The blind tailor asks the butcher why the knight didn’t kill the princess then and there - why not take her life and end the danger once and for all? The butcher replies that the answer to that is quite simple actually - for even after everything that she did, ‘He still loved her’ the witch calls out as she suddenly appears in the forest. ’He raised his sword against her, but couldn’t deliver the killing blow’ the witch smiles, looking at the butcher. ’Isn’t that right, my merciful knight?’ she asks. ’Yeah, love can make you do stupid things’ the butcher calls out as he leaps forward, knives outstretched, he aims for the witch. ’Good thing I got smart’ he tells her. The witch responds by grabbing the butcher with a large fiery claw, and bringing him close to her. They gaze into each other’s eyes, before kissing. ’Good thing I did too’ the witch replies, before slamming the butcher against the ground, draining him of life.
‘And what of you now, tailor? Do you wish the same fate that befell your friend?’ the witch asks, appearing before the blind tailor as the princess. The tailor replies that he wishes for but one thing - ‘If you’re going to kill me, I would like to see you one more time before I die. Yours is a beauty I would take to my grave’ he announces. The scissors from the shoppe are strapped to the tailor’s back, as he tells the witch that he was under no spell, that her face is the only face he has ever truly seen. ‘I instantly fell in love with you…at first sight’ he reveals. ‘As you wish’ the witch replies, reaching out to touch the crystal ball. She appears suddenly without the energy glowing around her, then screams, and her head rolls back, before she collapses to the ground.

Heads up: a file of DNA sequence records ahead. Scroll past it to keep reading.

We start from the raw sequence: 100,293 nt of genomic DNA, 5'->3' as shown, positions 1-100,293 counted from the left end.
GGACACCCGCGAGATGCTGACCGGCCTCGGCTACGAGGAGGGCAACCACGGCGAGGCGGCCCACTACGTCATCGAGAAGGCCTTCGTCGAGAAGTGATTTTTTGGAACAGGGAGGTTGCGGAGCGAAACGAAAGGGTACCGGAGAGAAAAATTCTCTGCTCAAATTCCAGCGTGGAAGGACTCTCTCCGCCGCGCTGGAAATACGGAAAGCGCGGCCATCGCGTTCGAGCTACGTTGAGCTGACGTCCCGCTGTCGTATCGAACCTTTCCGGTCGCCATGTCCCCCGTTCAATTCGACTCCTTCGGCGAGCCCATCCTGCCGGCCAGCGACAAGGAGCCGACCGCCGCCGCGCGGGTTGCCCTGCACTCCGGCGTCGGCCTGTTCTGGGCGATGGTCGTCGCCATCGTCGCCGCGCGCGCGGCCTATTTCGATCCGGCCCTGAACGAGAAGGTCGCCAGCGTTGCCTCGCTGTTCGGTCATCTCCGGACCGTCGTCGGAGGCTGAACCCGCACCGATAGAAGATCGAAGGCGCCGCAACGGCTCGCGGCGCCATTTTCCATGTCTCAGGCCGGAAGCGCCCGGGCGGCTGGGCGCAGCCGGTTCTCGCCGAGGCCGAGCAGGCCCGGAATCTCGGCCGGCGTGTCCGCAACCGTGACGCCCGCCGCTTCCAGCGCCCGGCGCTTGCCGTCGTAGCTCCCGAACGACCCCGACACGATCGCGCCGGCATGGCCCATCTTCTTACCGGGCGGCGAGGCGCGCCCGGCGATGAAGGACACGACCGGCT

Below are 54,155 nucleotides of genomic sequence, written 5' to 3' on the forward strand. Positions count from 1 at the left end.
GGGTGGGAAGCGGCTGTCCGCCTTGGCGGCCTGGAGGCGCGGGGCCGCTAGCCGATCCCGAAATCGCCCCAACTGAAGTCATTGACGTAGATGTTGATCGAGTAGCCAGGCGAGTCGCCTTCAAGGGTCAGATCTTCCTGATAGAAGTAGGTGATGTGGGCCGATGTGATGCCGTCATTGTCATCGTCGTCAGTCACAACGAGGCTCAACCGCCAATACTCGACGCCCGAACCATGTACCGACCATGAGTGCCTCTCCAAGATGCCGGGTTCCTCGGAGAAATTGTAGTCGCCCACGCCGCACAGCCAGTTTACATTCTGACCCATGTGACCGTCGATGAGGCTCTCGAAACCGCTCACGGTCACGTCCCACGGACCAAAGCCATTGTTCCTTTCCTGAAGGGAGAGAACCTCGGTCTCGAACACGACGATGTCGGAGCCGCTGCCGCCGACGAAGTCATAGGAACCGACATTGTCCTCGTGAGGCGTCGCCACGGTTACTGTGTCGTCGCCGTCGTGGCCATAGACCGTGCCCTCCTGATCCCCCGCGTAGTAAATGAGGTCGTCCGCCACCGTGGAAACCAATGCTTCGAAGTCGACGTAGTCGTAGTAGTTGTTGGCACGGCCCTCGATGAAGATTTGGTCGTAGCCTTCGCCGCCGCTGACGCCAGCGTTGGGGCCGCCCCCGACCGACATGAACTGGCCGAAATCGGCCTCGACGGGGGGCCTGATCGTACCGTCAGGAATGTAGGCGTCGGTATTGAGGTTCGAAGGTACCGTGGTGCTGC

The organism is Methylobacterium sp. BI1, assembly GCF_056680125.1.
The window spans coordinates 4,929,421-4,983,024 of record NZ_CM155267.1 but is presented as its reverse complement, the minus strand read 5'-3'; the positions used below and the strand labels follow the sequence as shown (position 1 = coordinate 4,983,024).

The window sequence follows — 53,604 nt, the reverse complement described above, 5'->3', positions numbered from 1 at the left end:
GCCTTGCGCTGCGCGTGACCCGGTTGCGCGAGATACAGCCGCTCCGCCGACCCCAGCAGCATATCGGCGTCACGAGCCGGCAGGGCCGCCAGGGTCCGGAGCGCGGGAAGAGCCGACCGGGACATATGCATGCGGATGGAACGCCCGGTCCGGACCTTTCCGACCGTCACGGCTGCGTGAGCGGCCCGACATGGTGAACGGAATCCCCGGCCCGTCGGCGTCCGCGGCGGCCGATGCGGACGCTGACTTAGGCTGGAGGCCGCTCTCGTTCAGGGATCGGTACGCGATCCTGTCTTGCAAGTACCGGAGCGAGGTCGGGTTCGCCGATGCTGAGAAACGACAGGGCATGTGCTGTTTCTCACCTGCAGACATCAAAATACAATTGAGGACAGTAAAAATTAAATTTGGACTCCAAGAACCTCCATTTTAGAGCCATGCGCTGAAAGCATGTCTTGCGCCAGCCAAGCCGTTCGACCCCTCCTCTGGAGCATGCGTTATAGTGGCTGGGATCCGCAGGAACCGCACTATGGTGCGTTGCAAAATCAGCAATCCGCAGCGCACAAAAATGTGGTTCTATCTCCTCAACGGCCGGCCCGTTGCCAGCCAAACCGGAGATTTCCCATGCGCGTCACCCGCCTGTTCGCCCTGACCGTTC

‘What did you do?’ the princess asks as she gets to her feet. ‘I hoped that love, my love for you, would be able to break the spell you’re under’. He adds that she would see the error of her ways and her true nature would emerge. ‘It worked. But I fear it’s only temporary. I can feel her fighting for control of me again’ the princess calls out. She tells the tailor that there is only one thing he can do. He holds the scissors, and hands them to her but tells her ‘No, I can’t...I love you’. The princess tells him that spell is already starting to take hold, and she can’t do it herself. ‘If you love me…’ her voice trails off as together, the tailor and the princess push the scissors into the princess’ chest. They kiss, and shove the scissors in further. As the sun rises, the tailor carries the princess out of the forest.